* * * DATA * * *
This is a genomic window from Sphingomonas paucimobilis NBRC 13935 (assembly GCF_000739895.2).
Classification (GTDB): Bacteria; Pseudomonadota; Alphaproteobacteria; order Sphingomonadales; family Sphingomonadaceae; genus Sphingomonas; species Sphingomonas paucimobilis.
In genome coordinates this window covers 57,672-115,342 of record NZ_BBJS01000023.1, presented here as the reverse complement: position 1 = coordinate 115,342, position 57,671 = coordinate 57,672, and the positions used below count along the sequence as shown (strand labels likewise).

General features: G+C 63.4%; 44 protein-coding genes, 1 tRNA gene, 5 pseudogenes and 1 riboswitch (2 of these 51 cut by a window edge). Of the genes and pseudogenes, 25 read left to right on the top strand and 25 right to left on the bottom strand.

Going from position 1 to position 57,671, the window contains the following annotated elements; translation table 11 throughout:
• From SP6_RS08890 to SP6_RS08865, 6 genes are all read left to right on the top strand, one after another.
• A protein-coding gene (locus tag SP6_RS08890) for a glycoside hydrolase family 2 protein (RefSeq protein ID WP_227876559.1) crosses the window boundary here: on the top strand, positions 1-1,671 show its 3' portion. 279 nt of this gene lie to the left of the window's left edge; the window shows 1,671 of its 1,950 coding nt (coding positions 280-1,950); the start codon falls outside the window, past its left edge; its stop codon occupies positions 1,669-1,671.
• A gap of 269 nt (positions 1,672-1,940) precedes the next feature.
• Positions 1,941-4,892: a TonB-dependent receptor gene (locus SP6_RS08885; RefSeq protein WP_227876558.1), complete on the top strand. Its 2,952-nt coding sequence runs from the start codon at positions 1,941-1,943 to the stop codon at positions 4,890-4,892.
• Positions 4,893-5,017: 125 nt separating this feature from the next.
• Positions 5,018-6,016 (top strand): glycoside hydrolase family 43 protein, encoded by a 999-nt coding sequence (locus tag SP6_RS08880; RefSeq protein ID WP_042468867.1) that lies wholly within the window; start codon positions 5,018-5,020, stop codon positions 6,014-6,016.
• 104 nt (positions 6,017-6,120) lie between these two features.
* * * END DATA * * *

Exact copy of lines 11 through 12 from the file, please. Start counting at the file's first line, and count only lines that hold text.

• Positions 5,018-6,016 (top strand): glycoside hydrolase family 43 protein, encoded by a 999-nt coding sequence (locus tag SP6_RS08880; RefSeq protein ID WP_042468867.1) that lies wholly within the window; start codon positions 5,018-5,020, stop codon positions 6,014-6,016.
• 104 nt (positions 6,017-6,120) lie between these two features.